In view of the language of the second clause of the first branch of this section, it is contended that the federal courts
cannot exercise the same jurisdiction in respect of national banks, by reason of diverse citizenship, as they possess in controversies between individual citizens of different states.
The rule that every clause in a statute should have effect, and one portion should not be placed in antagonism to another, is well settled, and it is also held that it is the duty of the court to ascertain the meaning of the legislature from the words used and the subject matter to which the statute relates, and to restrain its operation within narrower limits than its words import if the court is satisfied that the literal meaning of its language would extend to cases which the legislature never intended to include in it. Brewer's Lessee v. Blougher, 14 Pet. 178: Market Co. v. Hoffman, 101 U. S. 112.
The act of 1887 largely superseded the previous legislation relating to the jurisdiction in general of the circuit courts. Under the first section, jurisdiction of all suits of a civil character, and involving a given sum or value, arising under the Constitution or laws of the United States, or in which there might be a controversy between citizens of different states, was retained, and so far as national banks were concerned, the jurisdiction could be exercised whether dependent upon the subject matter or the citizenship.
Out of abundant caution, the first clause of the first branch of the fourth section provided that national banks, for the purposes of actions by or against them, should be deemed citizens of the states in which they were respectively located, and this involved the right to sue or be sued by a citizen of another state in the United States courts. Hence, as has been well said, if the second clause were to be construed as contended, it would in effect take away what had just been recognized. First National Bank v. Forest, 40 F. 705.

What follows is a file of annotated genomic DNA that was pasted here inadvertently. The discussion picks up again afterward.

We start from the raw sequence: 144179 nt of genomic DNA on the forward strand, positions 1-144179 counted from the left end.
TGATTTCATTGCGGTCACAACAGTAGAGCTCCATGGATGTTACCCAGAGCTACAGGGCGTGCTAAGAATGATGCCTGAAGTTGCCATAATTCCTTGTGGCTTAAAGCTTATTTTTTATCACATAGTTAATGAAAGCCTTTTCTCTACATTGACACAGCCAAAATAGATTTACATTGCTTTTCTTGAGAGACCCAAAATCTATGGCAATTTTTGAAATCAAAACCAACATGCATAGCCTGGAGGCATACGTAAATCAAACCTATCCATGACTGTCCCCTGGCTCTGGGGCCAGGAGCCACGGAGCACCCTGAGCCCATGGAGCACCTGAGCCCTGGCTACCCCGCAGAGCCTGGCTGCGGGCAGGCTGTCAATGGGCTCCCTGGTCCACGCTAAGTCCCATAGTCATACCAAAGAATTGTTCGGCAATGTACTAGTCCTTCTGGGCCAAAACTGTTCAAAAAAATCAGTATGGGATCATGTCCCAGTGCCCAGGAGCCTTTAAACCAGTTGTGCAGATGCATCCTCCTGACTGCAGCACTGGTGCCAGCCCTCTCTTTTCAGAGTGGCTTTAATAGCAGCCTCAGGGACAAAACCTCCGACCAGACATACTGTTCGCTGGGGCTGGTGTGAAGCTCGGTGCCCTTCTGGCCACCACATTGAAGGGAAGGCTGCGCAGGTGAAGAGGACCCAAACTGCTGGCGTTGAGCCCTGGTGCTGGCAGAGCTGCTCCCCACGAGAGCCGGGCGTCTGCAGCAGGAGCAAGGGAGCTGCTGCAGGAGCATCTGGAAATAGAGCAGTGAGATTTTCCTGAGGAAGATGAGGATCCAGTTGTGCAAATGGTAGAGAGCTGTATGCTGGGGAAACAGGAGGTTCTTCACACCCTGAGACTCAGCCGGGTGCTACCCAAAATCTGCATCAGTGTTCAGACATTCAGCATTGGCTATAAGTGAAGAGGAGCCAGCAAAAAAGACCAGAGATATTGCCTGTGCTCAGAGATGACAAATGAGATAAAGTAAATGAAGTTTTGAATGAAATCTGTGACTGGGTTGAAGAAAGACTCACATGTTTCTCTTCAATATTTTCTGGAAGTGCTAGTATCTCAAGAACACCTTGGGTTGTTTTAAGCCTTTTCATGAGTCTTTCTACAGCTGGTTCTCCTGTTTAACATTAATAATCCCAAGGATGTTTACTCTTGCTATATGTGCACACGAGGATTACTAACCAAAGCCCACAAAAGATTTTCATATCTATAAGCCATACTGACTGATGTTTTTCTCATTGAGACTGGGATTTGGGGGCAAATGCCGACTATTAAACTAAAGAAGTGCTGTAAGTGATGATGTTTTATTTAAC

But had the section terminated with the first clause, the question might have arisen as to whether a national bank could, because of its federal character, bring suits in the federal courts or remove causes thereto, as had been originally the case, and, apparently to obviate this, the clause was added subjecting these banks to the same rules applicable to citizens of the states where they were located. No reason is perceived
why it should be held that Congress intended that national banks should not resort to federal tribunals as other corporations and individual citizens might. The fact that there are cases between individual citizens of the same state in which the circuit courts might have jurisdiction, as where the case arises under the Constitution, laws, or treaties of the United States, or the controversy relates to lands claimed under grants of different states, so far from sustaining the contention that the phraseology in question was designed to limit the jurisdiction as to national banks to such cases, justifies the conclusion that it is only to them that the second clause applies. The use of the word "between" is perhaps open to criticism, but it seems to us clear that the clause was intended to have, and must receive, the same effect and operation as that of the proviso to the fourth section of the Act of July 12, 1882 -- that is to say that the federal courts should not have jurisdiction by reason of the subject matter other than they would have in cases between individual citizens of the same state, and so not have jurisdiction because of the federal origin of the bank. But jurisdiction dependent upon diversity of citizenship ship was provided for by the first section and the first clause of the first branch of the fourth section of the act of 1887, and no limitation in that regard was intended.
The demurrer was rightfully overruled, and the judgment is